As my younger son and I were setting off for the family Thanksgiving dinner to which we had been invited, I received a text from a friend wishing me a good day. “I know it’s hard,” she said, and she does know – she lost her spouse about a year before Rick died.
Well, my SAD friends, it is that time of the year, when the sun goes down early and comes up late, and there are fewer minutes of daylight every day. For people who have SAD, it is the least favorite time of the year.
My high school’s class of 1965 is planning a 50-year reunion. Every day or two I receive an email that says there are new pictures on the web page, new classmates signed up, or there is new information about the reunion, which is a year away.
On Sunday the 29th of June I stopped for a bowl of clam chowder at the Ivar’s Seafood Bar in Burien. It was a pleasant sunny afternoon, and the dozens of multi-colored petunias planted around the restaurant lit it up in a cheerful summery way.
Got an email in my junk box in which the subject line announced I had won a UK lottery. It was awfully good news. This living on Social Security is not a piece of cake. I can barely afford cake. The subject line made me smile once, a little, before I deleted the email unread.
Cousin Nancy died on my birthday. You might think that feels bad, but it feels bittersweet. She is at peace now. No more pain, no more drugs, no more cancer. She’s with the angels, no doubt telling them how they can do their jobs better. She could always tell you a better way to do something.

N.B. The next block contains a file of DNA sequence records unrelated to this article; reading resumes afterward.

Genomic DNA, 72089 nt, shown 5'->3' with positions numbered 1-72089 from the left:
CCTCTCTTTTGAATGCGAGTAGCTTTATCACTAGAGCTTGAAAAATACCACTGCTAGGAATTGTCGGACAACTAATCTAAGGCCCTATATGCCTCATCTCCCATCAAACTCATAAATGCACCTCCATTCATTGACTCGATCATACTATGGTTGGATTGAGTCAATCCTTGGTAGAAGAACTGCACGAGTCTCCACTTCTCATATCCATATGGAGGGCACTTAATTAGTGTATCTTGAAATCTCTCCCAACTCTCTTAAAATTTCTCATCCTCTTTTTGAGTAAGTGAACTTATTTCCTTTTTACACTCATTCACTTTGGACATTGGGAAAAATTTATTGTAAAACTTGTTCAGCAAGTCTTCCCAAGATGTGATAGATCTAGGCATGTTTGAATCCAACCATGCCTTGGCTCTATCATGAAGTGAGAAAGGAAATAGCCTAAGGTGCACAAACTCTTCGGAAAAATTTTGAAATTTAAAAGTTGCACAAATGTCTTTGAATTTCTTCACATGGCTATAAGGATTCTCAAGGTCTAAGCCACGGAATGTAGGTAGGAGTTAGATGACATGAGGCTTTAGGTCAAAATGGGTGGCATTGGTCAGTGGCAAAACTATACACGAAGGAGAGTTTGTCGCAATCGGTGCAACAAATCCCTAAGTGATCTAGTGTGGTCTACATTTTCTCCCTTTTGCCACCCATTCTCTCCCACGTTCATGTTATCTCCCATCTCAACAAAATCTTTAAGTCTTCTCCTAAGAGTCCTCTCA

People often tell me they cannot sing, or they are terrible singers. They offer lots of excuses. My favorite excuse for a less than lovely voice is, “I ruined my voice singing on the street for the Salvation Army.”
I drove to California last week to say good-bye to my cousin Nancy, who is now in hospice care. My memories of the trip include the sides of freeways as I whizzed by, and the times I spent with Nancy, who is hanging in there so far, and with my mother-in-law Diane.
There are little partially used rolls of medical paper tape all over the house. I keep finding them, and have been removing them and little strips of paper tape about six to eight inches long from end tables, night tables, the kitchen table, window sills, bookshelves, and chairs.
When someone dies, people say to the survivor, “Let me know if there’s anything I can do.” The survivor thanks them, but of course has a completely blank mind and can’t think of anything. There might be a lot of things that need doing, but the grieving person is in a world of shock characterized by numbness and amnesia.
Life has been a little too interesting around Casa Tuel lately. My husband Rick, got airlifted off the island because he could not breathe one night. He’s much better, thanks, out of the hospital and on a new regime of dialysis.